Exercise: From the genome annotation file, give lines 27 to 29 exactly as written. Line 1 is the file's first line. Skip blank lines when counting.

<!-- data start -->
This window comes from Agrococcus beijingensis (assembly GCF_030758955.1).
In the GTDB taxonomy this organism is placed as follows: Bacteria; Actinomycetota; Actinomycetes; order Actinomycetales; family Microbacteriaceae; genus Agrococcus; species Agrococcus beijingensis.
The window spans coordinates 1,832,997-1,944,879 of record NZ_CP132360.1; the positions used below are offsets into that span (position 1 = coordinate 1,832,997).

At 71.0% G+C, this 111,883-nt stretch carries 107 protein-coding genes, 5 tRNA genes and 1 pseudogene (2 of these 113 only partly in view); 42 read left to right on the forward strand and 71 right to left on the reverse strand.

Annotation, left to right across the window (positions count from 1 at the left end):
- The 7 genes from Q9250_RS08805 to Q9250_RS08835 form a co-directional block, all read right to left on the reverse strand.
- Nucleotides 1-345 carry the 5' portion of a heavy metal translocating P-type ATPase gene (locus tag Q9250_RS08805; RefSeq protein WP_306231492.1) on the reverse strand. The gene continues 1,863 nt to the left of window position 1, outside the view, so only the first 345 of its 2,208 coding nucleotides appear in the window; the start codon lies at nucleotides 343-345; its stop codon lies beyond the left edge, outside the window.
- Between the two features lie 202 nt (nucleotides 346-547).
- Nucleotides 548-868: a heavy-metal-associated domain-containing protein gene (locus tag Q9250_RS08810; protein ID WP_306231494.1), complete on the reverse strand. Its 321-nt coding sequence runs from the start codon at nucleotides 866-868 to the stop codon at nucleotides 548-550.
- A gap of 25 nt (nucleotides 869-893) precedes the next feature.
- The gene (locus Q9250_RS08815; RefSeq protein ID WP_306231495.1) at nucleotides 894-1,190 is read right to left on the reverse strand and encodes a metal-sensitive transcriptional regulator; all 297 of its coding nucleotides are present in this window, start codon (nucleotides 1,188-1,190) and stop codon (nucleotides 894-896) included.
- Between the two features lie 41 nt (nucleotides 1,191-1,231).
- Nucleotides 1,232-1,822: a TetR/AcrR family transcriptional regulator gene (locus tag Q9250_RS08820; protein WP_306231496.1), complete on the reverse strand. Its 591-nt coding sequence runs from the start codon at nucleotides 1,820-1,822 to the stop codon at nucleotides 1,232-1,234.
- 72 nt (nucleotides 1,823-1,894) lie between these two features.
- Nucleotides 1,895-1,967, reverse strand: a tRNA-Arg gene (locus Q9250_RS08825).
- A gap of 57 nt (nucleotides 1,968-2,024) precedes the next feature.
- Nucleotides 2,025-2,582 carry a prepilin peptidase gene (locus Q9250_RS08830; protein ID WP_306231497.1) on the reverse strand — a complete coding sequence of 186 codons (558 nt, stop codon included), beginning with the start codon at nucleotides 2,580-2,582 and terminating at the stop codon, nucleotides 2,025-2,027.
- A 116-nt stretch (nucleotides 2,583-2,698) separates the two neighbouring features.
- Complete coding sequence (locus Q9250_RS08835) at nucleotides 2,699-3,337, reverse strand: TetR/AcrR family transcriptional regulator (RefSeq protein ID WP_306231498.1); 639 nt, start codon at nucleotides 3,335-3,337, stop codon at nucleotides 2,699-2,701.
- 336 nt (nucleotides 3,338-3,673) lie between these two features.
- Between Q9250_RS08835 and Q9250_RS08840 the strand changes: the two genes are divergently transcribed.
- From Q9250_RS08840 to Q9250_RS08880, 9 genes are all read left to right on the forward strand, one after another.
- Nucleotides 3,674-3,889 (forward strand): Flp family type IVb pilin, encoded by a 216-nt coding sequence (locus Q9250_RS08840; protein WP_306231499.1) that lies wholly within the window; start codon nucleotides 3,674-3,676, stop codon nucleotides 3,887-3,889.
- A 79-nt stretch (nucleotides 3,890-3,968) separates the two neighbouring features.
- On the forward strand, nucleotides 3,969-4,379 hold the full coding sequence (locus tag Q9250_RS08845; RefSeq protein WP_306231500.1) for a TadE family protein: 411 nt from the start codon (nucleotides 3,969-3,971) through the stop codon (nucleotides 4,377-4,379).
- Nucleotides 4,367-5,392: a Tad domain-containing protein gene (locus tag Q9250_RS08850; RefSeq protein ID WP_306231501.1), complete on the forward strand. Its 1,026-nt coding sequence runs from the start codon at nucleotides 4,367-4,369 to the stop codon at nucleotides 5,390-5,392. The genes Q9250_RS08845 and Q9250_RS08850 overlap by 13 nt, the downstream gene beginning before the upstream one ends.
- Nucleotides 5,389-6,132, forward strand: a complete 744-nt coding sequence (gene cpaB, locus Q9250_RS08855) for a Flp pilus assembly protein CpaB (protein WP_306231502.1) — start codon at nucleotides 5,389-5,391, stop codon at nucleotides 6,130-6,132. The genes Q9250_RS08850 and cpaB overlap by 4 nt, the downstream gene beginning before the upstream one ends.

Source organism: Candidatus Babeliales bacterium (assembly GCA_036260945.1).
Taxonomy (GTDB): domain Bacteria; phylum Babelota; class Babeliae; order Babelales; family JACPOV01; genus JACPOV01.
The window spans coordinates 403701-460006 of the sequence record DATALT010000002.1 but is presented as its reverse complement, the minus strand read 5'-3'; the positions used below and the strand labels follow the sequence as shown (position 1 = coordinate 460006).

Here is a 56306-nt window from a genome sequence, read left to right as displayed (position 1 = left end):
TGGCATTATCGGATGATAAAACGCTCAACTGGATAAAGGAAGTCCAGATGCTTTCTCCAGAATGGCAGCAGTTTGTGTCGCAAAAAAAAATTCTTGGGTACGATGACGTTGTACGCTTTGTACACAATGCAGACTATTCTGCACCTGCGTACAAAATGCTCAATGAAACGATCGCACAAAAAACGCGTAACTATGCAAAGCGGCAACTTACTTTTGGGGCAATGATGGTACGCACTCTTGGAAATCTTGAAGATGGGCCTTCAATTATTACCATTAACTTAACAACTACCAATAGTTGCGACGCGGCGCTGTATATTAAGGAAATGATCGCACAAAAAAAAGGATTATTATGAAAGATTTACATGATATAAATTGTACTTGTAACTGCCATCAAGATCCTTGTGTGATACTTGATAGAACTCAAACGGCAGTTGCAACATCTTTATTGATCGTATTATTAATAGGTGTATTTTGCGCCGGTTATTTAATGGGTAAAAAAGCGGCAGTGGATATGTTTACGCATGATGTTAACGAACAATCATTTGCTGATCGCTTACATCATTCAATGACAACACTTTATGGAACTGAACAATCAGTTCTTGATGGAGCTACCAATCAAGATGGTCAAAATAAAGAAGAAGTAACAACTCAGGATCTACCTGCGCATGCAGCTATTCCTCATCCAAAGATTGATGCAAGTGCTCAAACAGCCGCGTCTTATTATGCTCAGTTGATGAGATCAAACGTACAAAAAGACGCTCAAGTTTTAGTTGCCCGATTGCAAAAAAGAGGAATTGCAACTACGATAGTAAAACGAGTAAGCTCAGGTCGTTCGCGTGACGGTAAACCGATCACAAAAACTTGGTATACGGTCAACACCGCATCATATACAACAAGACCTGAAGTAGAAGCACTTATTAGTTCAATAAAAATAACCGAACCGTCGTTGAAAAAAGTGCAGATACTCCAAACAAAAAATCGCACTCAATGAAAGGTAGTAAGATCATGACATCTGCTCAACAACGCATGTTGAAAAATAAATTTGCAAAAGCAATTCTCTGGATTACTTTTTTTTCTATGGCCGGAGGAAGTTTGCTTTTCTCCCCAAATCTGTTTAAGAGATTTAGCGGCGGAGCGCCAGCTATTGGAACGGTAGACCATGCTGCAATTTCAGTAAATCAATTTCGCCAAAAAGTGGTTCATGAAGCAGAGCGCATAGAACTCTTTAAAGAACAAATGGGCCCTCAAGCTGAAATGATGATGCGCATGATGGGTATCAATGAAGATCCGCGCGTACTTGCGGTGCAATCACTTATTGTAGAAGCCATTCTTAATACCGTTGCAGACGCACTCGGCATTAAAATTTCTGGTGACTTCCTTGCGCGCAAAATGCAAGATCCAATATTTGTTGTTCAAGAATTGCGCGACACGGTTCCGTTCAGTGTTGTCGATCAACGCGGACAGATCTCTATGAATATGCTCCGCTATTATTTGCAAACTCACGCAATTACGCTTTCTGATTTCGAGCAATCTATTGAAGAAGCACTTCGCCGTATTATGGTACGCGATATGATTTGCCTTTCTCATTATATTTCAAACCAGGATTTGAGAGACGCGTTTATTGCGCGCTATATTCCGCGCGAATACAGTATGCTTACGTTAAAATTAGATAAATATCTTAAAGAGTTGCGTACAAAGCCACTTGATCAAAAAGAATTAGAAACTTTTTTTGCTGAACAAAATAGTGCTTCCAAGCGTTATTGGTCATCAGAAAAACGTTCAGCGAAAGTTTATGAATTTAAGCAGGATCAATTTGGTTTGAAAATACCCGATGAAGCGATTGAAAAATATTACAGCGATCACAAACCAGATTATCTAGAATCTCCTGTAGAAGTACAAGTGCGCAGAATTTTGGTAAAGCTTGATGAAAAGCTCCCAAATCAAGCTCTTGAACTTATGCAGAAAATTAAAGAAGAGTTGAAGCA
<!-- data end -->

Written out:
- Nucleotides 5,389-6,132, forward strand: a complete 744-nt coding sequence (gene cpaB, locus Q9250_RS08855) for a Flp pilus assembly protein CpaB (protein WP_306231502.1) — start codon at nucleotides 5,389-5,391, stop codon at nucleotides 6,130-6,132. The genes Q9250_RS08850 and cpaB overlap by 4 nt, the downstream gene beginning before the upstream one ends.

Source organism: Candidatus Babeliales bacterium (assembly GCA_036260945.1).
Taxonomy (GTDB): domain Bacteria; phylum Babelota; class Babeliae; order Babelales; family JACPOV01; genus JACPOV01.